U.S. v. Oehne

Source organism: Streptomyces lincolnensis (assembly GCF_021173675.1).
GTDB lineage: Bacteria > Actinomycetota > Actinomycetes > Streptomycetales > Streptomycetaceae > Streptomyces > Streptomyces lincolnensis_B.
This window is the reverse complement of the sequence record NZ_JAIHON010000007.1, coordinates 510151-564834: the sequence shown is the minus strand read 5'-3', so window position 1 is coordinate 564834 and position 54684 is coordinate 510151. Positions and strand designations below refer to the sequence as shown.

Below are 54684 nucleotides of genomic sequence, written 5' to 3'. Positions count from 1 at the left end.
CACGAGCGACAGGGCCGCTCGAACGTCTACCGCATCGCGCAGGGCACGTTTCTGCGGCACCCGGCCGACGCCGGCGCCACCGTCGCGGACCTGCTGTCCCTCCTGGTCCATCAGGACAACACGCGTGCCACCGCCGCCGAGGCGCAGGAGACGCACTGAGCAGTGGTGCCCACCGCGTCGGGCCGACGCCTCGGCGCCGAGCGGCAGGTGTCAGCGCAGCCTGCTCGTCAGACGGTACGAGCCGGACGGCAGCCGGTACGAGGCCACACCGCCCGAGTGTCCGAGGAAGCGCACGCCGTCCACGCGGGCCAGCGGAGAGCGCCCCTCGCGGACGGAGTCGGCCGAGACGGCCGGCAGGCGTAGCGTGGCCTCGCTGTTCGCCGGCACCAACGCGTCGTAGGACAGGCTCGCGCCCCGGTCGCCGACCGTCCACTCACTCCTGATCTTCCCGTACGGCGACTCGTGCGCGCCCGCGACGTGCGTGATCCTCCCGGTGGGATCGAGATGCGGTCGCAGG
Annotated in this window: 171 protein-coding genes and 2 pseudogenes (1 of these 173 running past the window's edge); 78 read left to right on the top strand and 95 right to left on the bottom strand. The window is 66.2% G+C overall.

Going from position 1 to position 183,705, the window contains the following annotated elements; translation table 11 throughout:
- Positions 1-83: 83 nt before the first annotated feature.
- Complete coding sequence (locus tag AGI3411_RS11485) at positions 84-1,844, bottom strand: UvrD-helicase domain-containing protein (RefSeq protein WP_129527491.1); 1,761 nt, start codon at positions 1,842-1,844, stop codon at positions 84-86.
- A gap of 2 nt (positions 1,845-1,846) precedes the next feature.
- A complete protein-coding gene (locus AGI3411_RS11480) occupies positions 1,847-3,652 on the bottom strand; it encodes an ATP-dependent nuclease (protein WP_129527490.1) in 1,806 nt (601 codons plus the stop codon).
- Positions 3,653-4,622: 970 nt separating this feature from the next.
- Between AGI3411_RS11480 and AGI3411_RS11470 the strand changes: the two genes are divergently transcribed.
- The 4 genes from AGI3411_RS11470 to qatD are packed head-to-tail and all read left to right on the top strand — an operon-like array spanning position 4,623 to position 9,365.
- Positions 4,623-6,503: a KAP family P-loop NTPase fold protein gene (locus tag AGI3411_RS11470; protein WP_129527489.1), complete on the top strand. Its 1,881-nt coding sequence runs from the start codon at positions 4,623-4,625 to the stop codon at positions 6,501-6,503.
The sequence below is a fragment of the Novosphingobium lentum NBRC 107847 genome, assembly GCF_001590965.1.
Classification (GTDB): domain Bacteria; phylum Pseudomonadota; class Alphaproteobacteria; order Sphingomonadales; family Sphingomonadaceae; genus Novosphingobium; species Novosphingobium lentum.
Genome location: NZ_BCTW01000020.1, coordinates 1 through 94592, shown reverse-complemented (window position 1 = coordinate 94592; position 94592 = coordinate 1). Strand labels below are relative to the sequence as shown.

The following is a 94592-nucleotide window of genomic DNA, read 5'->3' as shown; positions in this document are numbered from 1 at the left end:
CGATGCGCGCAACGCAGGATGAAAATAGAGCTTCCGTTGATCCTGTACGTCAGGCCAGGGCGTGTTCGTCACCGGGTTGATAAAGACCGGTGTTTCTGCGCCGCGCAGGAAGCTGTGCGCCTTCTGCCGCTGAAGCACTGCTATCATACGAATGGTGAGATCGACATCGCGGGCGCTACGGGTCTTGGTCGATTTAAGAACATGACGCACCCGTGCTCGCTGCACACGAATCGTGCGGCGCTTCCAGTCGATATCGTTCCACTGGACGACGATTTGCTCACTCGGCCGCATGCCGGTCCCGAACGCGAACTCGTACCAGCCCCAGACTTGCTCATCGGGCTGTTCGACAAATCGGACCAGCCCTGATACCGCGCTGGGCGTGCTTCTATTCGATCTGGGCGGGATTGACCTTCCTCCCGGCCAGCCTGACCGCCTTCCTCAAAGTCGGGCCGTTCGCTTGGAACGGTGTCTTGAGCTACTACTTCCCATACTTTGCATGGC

A defendant does not clearly invoke his right to counsel when he indicates he hired an attorney to represent him on an unrelated charge. The government charged the defendant, William Oehne, with production and distribution of child porn. Oehne moved to suppress. Officers testified that Oehne first indicated that he hired an attorney in an unrelated case and then provided written consent to search. Police discovered rings that matched the rings seen in photos of the minor victim and a camera with photos of girls. Oehne provided a confession in which he wrote, "[The minor victim] asked me to take photos of her and they unintentionally got uploaded." The defendant stipulated that he sexually abused the 8-year-old child, took pictures and distributed them on the Internet. The District Court sentenced Oehne to 540 months. Oehne appealed. The 2nd Circuit rejected Oehne's argument that he invoked his 5th Amendment rights. An accused who wants to invoke his right to remain silent must do so unambiguously. Oehne, when he informed law enforcement that he hired a lawyer, merely informed them that he hired a lawyer to represent him on an unrelated charge. He did not invoke his right to counsel or his right to remain silent. Even if he had invoked his Fifth Amendment rights, he waived them when he spontaneously spoke to officers. Oehne "chose to speak with them," wrote the 2nd Circuit, "despite the fact that he was not under arrest and, indeed, was free to walk around the outside of his residence, use his cellular telephone, and leave." The District Court did not err when it found Oehne voluntarily waived his rights. Oehne also argued the sentence of 540 months was substantively unreasonable, pursuant to U.S. v. Dorvee, which held that 240 months for distribution of child porn was substantively unreasonable, absent evidence the defendant was likely to sexually assault a child. Dorvee was not directly on point. Oehne, unlike the defendant in Dorvee, allegedly sexually abused a child. The sentence of 540 months was substantively reasonable. The 2nd Circuit affirmed the decision of the District Court, Hall, J.